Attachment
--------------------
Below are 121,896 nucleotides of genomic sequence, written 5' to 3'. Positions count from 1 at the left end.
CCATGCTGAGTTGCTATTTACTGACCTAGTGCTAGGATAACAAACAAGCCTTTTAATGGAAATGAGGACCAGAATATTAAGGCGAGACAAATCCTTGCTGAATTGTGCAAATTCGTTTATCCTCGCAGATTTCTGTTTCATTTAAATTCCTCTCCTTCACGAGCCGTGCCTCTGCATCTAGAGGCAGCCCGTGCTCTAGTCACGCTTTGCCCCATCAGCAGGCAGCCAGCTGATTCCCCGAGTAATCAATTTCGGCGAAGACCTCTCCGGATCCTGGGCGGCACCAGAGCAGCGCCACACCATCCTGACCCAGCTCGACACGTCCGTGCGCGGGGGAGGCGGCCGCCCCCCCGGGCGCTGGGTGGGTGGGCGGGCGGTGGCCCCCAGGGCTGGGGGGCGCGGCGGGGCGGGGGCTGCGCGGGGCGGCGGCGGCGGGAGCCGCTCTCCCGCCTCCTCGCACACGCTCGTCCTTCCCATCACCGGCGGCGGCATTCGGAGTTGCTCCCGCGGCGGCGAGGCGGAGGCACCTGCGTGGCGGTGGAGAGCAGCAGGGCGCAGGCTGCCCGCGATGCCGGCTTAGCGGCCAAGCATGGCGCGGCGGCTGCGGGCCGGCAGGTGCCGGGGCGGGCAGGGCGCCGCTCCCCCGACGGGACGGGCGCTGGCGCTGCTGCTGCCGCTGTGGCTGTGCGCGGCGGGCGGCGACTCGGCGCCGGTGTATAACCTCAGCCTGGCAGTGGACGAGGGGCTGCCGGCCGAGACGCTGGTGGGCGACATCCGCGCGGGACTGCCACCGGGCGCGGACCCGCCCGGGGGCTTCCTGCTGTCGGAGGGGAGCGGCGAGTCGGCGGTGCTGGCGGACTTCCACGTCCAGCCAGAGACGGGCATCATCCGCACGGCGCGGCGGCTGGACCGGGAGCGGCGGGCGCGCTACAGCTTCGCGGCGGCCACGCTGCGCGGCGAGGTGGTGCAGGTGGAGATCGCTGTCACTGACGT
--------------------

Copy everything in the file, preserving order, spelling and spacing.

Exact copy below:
Below are 121,896 nucleotides of genomic sequence, written 5' to 3'. Positions count from 1 at the left end.
CCATGCTGAGTTGCTATTTACTGACCTAGTGCTAGGATAACAAACAAGCCTTTTAATGGAAATGAGGACCAGAATATTAAGGCGAGACAAATCCTTGCTGAATTGTGCAAATTCGTTTATCCTCGCAGATTTCTGTTTCATTTAAATTCCTCTCCTTCACGAGCCGTGCCTCTGCATCTAGAGGCAGCCCGTGCTCTAGTCACGCTTTGCCCCATCAGCAGGCAGCCAGCTGATTCCCCGAGTAATCAATTTCGGCGAAGACCTCTCCGGATCCTGGGCGGCACCAGAGCAGCGCCACACCATCCTGACCCAGCTCGACACGTCCGTGCGCGGGGGAGGCGGCCGCCCCCCCGGGCGCTGGGTGGGTGGGCGGGCGGTGGCCCCCAGGGCTGGGGGGCGCGGCGGGGCGGGGGCTGCGCGGGGCGGCGGCGGCGGGAGCCGCTCTCCCGCCTCCTCGCACACGCTCGTCCTTCCCATCACCGGCGGCGGCATTCGGAGTTGCTCCCGCGGCGGCGAGGCGGAGGCACCTGCGTGGCGGTGGAGAGCAGCAGGGCGCAGGCTGCCCGCGATGCCGGCTTAGCGGCCAAGCATGGCGCGGCGGCTGCGGGCCGGCAGGTGCCGGGGCGGGCAGGGCGCCGCTCCCCCGACGGGACGGGCGCTGGCGCTGCTGCTGCCGCTGTGGCTGTGCGCGGCGGGCGGCGACTCGGCGCCGGTGTATAACCTCAGCCTGGCAGTGGACGAGGGGCTGCCGGCCGAGACGCTGGTGGGCGACATCCGCGCGGGACTGCCACCGGGCGCGGACCCGCCCGGGGGCTTCCTGCTGTCGGAGGGGAGCGGCGAGTCGGCGGTGCTGGCGGACTTCCACGTCCAGCCAGAGACGGGCATCATCCGCACGGCGCGGCGGCTGGACCGGGAGCGGCGGGCGCGCTACAGCTTCGCGGCGGCCACGCTGCGCGGCGAGGTGGTGCAGGTGGAGATCGCTGTCACTGACGT